Instead of requiring that the consideration "give rise" to the interest in restraining competition, the Court held in Marsh that the "otherwise enforceable agreement" merely has to be "reasonably related" to the interest worthy of protection. Applying this new standard to the agreement in Marsh, the Supreme Court held that the employer had "linked the interests of a key employee with the company's long-term business interests" when it provided Cook the stock options. It noted that by owning stock, Cook was an "owner" of the business, and owners are interested in protecting the goodwill between the employer and its clients. Ultimately, the Court concluded that the stock options were "reasonably related to the protection of this business goodwill."
So what does this all mean for Texas employers? Besides eliminating a confusing phrase, the Supreme Court's decided shift means, as a practical matter, that non-competes will no longer have to be based solely on the exchange of confidential information and the promise to keep it secret. Employers relying on such language in their agreements usually have to face numerous challenges to enforceability - that the information was not really confidential; the information did not actually provide any competitive advantage; or that nothing "new" was provided to the employee after signing the agreement.
Without question, the kind of consideration provided to employees in connection to the agreement that the non-compete language "attaches to" has been broadened substantially. Certainly, stock option purchase plans like the one in Marsh will work. The real question facing employers now is whether cash, or some other form of consideration, will cause the ancillary agreement to be sufficiently related to the protection of an employer's goodwill to satisfy the statute's requirements. For example, would the payment of cash in exchange for a release be an agreement that is "reasonably related" to the employer's business interests? Until Marsh, such agreements almost always fell short in Texas. Now, it is entirely possible that a restrictive covenant made part of such an agreement is enforceable.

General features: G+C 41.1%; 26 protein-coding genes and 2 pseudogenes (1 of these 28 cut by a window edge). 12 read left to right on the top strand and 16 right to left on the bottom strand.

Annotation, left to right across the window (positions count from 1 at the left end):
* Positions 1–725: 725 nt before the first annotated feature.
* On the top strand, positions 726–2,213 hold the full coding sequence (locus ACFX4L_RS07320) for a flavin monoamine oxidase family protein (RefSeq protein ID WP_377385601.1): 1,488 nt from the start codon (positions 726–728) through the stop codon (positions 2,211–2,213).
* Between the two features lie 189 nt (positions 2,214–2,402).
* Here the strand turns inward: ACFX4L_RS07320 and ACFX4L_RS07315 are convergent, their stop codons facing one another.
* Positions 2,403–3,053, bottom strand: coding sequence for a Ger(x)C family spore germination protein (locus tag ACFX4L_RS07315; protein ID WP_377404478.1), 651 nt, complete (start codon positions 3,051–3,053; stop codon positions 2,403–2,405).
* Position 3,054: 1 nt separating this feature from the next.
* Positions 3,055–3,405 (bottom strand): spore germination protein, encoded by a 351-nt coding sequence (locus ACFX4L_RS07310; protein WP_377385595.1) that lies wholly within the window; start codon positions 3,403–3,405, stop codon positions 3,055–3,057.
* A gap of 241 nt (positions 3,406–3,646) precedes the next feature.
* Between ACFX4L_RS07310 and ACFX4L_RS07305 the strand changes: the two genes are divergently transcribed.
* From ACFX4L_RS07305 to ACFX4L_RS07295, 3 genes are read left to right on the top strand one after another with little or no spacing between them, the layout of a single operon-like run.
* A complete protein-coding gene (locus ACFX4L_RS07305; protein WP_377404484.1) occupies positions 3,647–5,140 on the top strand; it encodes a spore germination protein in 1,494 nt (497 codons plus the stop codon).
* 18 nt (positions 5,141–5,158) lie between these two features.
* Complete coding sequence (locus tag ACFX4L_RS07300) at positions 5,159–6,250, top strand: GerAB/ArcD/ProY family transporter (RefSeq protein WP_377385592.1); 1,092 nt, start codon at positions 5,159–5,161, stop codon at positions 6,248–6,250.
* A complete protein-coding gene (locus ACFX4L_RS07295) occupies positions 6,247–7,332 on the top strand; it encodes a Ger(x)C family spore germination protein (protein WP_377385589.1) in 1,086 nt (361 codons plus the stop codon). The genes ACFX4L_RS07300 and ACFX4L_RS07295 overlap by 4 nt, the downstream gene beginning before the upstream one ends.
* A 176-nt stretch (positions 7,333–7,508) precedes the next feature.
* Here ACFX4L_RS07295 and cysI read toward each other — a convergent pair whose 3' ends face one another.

But caution is warranted. The Supreme Court went to great lengths to emphasize the importance of Cook's status as an "owner" once he purchased the stock, and that it gave him a "greater stake" in the company's performance. This suggests that cash alone might not be enough. It is possible, though, that incentive pay plans could be carefully tailored to mimic the connection between the employee's and employer's interests found in the Marsh stock option plan (at least enough to serve as the basis for a valid non-compete).
Given that Marsh is the latest in a series of cases making restrictive covenants easier to enforce in Texas, district courts deciding these issues have been given clear direction: avoid legalistic technicalities, and decide whether a restrictive covenant is necessary to protect an employer's goodwill and investment in its employees. Unfortunately, more litigation is sure to follow, as employers' revised agreements are tested in the Courts.